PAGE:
- The Washington Times - Sunday, May 16, 2004

Thousands of air-show fans returned to a sun-drenched Andrews Air Force Base this weekend to see the latest in U.S. military planes, helicopters and airborne armaments.

A flyover by the Blue Angels precision flying team was a thrilling — if loud — highlight of the show yesterday afternoon. Seven-year-old Shelby Forse liked the jets, but she put her hands over her ears as they screeched overhead at 700 mph.

“I don’t want to fly,” said the second-grader at Bass Hoover School in Stephens City, Va.

Her grandfather, George Forse, 68, an engineer from Sterling, Va., said he has brought members of his family to the show sporadically since 1959. This time, the engineer brought his son, Shelby’s father, Rick Forse, 42, a wire technician, and another granddaughter, Jessica Donatoni, 26, a hospital office worker from Sterling.

The family arrived at about 9:15 a.m. yesterday, shortly after Andrews’ gates opened to a daylong stop-and-go flow of cars, trucks, vans and buses. Andrews’ officials could only estimate that thousands of public spectators came Saturday and yesterday — the first time in several years that rain did not interfere.

There was more to see than the six Blue Angels, technically F-18s, and other performing planes. A huge hanger was a cool, shady place to look at exhibits. Outdoors, acres of taxi strips showed-off various aircraft amid snack booths and barbecue stands.

At a glance, the newest fighter, an FA-22 Raptor, appeared to be just another Air Force jet machine. But, its pilot, Major Jim Vogel, 40, a 14-year veteran, is entranced by the Raptor’s abilities.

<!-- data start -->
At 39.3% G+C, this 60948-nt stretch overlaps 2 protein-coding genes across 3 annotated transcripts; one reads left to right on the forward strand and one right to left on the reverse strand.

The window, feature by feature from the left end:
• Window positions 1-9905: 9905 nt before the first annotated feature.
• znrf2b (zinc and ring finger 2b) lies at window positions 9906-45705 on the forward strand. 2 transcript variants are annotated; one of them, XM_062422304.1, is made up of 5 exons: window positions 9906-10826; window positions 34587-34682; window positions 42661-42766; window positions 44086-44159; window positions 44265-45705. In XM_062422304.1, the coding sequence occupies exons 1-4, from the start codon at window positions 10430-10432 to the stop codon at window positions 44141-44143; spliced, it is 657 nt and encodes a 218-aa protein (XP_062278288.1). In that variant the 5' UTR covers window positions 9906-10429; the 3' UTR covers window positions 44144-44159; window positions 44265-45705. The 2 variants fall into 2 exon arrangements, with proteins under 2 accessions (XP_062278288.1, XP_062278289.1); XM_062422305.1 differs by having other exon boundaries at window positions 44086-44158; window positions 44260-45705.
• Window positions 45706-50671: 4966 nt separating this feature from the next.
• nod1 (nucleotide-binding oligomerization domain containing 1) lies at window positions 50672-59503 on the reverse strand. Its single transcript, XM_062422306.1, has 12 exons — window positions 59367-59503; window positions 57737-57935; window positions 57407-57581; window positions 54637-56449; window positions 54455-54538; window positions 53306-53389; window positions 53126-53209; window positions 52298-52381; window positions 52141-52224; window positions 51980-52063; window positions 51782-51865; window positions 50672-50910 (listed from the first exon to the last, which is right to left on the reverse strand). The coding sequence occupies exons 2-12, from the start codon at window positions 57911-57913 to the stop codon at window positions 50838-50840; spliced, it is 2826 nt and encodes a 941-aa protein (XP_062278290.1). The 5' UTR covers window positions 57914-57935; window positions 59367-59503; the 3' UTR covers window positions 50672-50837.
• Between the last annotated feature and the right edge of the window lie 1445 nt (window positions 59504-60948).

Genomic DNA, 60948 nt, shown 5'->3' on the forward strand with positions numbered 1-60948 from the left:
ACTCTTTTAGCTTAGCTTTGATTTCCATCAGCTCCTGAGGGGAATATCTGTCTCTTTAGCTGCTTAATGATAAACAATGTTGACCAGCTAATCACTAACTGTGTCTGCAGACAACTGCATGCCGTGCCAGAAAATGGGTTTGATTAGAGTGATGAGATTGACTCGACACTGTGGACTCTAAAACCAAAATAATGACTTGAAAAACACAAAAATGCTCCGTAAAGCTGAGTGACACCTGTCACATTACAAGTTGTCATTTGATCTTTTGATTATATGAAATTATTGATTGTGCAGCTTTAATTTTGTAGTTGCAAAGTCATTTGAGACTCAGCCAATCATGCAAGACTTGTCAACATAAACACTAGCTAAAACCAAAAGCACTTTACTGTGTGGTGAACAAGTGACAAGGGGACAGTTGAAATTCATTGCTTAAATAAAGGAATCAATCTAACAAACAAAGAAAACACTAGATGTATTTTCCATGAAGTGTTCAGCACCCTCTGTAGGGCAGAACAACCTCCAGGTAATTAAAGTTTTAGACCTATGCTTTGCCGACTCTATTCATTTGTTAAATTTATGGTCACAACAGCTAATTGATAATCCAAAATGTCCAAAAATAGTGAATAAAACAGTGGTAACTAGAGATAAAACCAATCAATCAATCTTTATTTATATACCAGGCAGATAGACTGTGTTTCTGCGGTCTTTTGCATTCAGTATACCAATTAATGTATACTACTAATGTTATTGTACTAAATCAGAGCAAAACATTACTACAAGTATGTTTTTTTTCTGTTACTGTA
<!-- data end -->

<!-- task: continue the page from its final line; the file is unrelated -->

“It’s unbelievable. It’s supersonic without afterburners,” Maj. Vogel said. “It’s incredibly maneuverable … A bunch of smart guys put it together.”

Today, Maj. Vogel will fly the FA-22 back to Nellis Air Force Base at Las Vegas, where he will be reunited with his wife and two daughters, 5 and 10 years old.

It will be a nonstop flight, but slow for the FA-22, because it and other planes will have to get fuel from a flying tanker.

“It’s much easier than the F-15 to fuel up,” Maj. Vogel said.

Parked nearby yesterday was a huge, awkward-looking, khaki MV-22 Ospry, its two giant engines and propellers pointed toward the sky. It can carry troops and/or 15,000 pounds of cargo, flying straight up like a helicopter.

Or its engines may revolve downward, and it can fly forward like any other plane at more than 230 mph.

“It can carry paratroops up to 25,000 feet,” said Crew Chief, Gunnery Sgt. Thomas Fowler, 33, of the Marines.

An “Army brat” born in Takoma, Wash., Sgt. Fowler is stationed with the Marine New River Air Station at Jacksonville, N.C. — but home is Knoxville, Tenn., where his wife and two sons live.

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